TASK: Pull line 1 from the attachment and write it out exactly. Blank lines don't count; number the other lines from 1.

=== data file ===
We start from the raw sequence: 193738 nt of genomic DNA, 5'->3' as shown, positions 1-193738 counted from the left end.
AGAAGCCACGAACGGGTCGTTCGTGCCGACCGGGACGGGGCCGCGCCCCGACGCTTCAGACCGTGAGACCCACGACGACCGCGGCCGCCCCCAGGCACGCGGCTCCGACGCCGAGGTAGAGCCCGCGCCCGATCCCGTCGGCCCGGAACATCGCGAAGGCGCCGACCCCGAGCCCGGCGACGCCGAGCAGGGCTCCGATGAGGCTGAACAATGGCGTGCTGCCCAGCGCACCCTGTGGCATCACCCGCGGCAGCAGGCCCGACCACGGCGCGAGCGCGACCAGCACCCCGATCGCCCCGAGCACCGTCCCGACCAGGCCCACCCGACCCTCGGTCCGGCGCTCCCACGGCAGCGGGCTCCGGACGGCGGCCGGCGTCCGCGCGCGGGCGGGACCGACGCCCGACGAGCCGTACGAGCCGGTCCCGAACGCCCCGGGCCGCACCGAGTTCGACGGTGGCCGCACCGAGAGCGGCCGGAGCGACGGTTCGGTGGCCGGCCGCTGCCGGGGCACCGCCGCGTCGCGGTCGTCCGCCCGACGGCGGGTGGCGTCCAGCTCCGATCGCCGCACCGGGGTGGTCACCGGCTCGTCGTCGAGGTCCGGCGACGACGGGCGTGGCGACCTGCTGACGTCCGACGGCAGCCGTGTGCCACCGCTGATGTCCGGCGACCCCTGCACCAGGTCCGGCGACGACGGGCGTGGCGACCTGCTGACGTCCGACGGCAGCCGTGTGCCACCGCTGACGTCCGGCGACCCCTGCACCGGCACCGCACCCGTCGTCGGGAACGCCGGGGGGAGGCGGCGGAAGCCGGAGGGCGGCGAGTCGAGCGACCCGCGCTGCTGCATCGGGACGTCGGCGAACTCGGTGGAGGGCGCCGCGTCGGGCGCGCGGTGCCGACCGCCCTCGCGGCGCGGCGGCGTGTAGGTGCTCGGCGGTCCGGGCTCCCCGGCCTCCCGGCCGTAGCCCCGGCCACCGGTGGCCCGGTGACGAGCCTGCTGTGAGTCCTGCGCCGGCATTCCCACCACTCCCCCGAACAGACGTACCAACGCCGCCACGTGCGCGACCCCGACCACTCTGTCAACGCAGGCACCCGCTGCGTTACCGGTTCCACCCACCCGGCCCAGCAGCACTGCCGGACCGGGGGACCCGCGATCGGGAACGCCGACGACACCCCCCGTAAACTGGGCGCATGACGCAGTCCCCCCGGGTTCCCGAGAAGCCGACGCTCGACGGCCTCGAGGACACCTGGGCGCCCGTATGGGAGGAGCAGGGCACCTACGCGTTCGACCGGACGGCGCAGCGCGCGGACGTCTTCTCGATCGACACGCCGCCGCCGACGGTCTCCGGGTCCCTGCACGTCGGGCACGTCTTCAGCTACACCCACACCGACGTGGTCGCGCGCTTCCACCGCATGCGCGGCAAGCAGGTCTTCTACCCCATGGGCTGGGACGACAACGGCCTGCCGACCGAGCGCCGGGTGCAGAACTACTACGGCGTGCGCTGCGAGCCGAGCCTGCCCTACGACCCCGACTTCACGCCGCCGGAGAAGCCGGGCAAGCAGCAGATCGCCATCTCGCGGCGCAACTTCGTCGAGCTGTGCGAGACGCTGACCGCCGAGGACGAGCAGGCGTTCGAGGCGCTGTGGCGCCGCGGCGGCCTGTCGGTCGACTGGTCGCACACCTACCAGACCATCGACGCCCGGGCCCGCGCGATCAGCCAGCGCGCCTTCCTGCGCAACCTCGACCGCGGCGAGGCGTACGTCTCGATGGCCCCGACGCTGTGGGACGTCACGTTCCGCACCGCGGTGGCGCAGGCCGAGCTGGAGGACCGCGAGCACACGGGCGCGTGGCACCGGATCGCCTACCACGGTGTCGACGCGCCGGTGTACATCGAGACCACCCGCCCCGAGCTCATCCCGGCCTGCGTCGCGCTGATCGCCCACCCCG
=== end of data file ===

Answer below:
We start from the raw sequence: 193738 nt of genomic DNA, 5'->3' as shown, positions 1-193738 counted from the left end.